Director, Office of Workers' Compensation Programs v. Newport News Shipbuilding & Dry Dock Co., 514 U.S. 122, 7 (1995)

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Opinion of the Court

There are cases in which an agency has been held to be adversely affected or aggrieved in what might be called its nongovernmental capacity—that is, in its capacity as a member of the market group that the statute was meant to protect. For example, in United States v. ICC, 337 U. S. 426 (1949), we held that the United States had standing to sue the Interstate Commerce Commission (ICC) in federal court to overturn a Commission order that denied the Government recovery of damages for an allegedly unlawful railroad rate. The Government, we said, "is not less entitled than any other shipper to invoke administrative and judicial protection." Id., at 430.3 But the status of the Government as a statutory beneficiary or market participant must be sharply distinguished from the status of the Government as regulator or administrator.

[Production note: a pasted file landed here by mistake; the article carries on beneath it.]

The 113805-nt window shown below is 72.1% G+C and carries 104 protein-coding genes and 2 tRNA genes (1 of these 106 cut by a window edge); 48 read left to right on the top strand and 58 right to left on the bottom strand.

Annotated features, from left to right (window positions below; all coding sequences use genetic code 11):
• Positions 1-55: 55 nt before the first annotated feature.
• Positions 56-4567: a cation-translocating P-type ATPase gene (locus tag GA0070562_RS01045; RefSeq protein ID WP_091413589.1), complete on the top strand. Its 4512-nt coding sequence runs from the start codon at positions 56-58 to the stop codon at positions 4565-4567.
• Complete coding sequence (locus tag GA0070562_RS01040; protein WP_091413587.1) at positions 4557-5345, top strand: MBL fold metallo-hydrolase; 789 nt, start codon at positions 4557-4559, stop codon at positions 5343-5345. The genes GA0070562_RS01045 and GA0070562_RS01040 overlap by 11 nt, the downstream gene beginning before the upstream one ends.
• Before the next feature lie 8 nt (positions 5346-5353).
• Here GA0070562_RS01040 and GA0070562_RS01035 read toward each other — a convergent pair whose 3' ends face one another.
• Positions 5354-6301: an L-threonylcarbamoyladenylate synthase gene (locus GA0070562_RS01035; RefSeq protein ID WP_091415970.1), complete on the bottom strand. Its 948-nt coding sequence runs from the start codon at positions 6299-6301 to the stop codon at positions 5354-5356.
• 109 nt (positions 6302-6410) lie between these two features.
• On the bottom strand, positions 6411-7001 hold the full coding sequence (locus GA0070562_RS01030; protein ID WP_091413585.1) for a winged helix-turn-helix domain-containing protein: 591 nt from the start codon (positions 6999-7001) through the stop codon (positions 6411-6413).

The latter status would be at issue if—to use an example that continues the ICC analogy—the Environmental Protec-regulations assert, see 20 CFR 802.410 (1994)), in initiating an appeal she would end up on both sides of the case. See Brief for National Association of Waterfront Employers et al. as Amici Curiae 17, n. 14. Our opinion today intimates no view on the party-respondent question.

3 United States v. ICC accorded the United States standing despite the facts that (1) the Interstate Commerce Act contained no specific judicial review provision, and (2) the APA's general judicial review provision ("person adversely affected or aggrieved") excludes agencies from the definition of "person." See infra, at 129. It would thus appear that an agency suing in what might be termed a nongovernmental capacity escapes that definitional limitation. The LHWCA likewise contains a definition of "person" that does not specifically include agencies. 33 U. S. C. 902(1). We chose not to rely upon that provision in this opinion because it seemed more likely to sweep in the question of the Director's authority to appeal Board rulings that are adverse to the 944 special fund, which deserves separate attention. It is possible that the Director's status as manager of the privately financed fund removes her from the "person" limitation, just as it may remove her from the more general limitation that agencies qua agencies are not "adversely affected or aggrieved." We leave those issues to be resolved in a case where the Director's relationship to the fund is immediately before us.

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